Christine says she loves how Dr. Chae started the conversation with a question. Sometimes we find ourselves talking at our children, rather than stopping and asking questions to open a conversation. She asks whether Dr. Chae was surprised by her daughter’s answer and whether she uses questions regularly to start a conversation with her children. Dr. Chae says she was surprised by her daughter’s answer because she assumed her daughter was upset because she wanted a toy and hadn’t gotten one.
When starting conversations, Dr. Chae says that she uses questions about 85% of the time. She says, “I learn more when I ask questions than when I assume.” Questions allow children to process their answers for themselves. She tries not to give her kids leading questions, but rather ones that require them to think about their answer before they respond. This helps them to
- Identify what they’re feeling
- Learn how to name that feeling
- Learn how to regulate their behavior and actions
Christine shares that although talking back and lashing out is normal for kids, most parents don’t want to overlook the behavior. She asks about ways parents can balance understanding with insistence upon respect.
Dr. Chae notes that kids are going to be cheeky or sassy because they’re human beings and are learning about boundaries and testing them. What parents can do is set limits, while also displaying empathy and expressing care. Going back to her experience with her daughter, Dr. Chae says another way she could have handled the situation is to say, “I understand you’re upset and I want to help, but you cannot yell at me.” With that you’re saying to your child it’s OK to express their feeling, but you set the limit of what’s not acceptable. Parents should always avoid adding “because I’m the adult” or “because I said so” because it’s not a logical reason.
She stresses parents need to learn to control their reactions. For example, you can’t tell a child they’re not going to get in trouble and then punish them because that breaks the trust. Keep your promises and be strategic with your words. The fact is, she says, kids will share things that will hurt your feelings, and that’s their truth. We can’t ask children to share and then get upset with what they share. Adults need let go of their egos, she notes. She also says that it’s OK to say you need a minute and walk away so you can calm down.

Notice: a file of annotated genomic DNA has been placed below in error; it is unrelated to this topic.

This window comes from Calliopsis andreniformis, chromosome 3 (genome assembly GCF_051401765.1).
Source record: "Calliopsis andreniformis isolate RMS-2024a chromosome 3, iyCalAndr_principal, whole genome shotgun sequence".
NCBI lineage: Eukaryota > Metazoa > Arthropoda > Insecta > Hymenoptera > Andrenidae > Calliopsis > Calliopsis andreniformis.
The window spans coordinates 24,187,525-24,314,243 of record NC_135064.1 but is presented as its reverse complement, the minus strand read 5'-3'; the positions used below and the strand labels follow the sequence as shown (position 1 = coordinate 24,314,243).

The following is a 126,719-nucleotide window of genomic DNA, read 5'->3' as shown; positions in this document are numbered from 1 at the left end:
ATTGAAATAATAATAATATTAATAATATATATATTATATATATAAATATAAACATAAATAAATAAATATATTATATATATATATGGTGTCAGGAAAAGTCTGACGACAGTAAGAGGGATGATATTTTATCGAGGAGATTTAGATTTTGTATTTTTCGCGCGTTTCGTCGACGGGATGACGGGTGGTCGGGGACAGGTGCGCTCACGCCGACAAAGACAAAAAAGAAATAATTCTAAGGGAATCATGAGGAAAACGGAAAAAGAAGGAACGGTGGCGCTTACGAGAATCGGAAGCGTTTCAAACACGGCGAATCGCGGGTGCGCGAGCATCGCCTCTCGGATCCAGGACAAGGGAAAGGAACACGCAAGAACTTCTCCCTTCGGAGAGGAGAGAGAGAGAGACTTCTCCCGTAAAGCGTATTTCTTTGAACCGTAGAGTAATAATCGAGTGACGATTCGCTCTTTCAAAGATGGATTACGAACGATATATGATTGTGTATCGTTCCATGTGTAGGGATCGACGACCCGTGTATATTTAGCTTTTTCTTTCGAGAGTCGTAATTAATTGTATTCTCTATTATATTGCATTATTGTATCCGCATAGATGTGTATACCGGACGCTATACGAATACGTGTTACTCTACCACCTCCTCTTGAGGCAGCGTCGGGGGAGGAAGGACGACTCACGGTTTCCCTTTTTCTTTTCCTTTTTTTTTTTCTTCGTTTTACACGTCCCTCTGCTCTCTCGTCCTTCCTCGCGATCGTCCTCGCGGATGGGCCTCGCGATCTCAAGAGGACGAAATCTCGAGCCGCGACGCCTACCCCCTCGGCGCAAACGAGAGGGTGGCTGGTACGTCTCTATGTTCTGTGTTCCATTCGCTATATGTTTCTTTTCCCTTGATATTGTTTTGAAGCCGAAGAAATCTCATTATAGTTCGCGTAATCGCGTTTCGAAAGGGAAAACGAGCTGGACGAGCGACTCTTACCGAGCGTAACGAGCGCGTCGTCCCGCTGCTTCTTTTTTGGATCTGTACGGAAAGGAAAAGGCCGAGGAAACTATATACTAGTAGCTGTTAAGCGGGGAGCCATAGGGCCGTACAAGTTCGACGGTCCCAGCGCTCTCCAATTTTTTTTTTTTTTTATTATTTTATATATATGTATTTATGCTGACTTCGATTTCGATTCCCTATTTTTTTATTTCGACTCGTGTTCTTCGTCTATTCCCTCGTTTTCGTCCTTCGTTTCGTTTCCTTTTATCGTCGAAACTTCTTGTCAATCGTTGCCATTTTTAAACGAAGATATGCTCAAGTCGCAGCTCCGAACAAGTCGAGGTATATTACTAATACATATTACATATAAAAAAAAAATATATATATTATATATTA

“Sometimes kids feel so powerless,” Christine says, “because they’re on this journey of becoming independent and sometimes that’s why they speak disrespectfully because they’re trying to gain back some sense of power.” She adds that giving kids a way to express themselves helps assure them they do have power. Dr. Chae agrees and explains that when a child acts out, it’s not about you. There’s something else going on.
Dr. Chae shares that she’s not perfect at parenting, and there are times when her emotions get in the way. Positive parenting isn’t about being a perfect parent, she notes, it’s about striving to give our children the space to be human beings, coaching our children to become who they are, and making sure our children feel trusted and safe.
Christine asks how parents can deal with the outside influences that might make positive parenting more difficult. Dr. Chae gives an example of her own experiences. She shares she’s a sarcastic person, and her teenage son has picked up on her sarcasm and learned it from her. She says when they’re learning how to use sarcasm but might not use it correctly, you can say, “This isn’t a situation that requires sarcasm.” When it comes to movies and TV shows, Christine notes there might be behaviors you don’t want your kids to emulate, and those can be used as moments to pause and reflect. Dr. Chae agrees and says these are definitely teachable moments, adding that might be easier to talk about these behaviors when it’s not your child who’s behaving that way.
Dear Highlights addresses the issues around being a kid today and offers parents expert advice to help raise their children to be their best selves. Tune in wherever you listen to your favorite podcasts! We launch a new episode every Tuesday morning.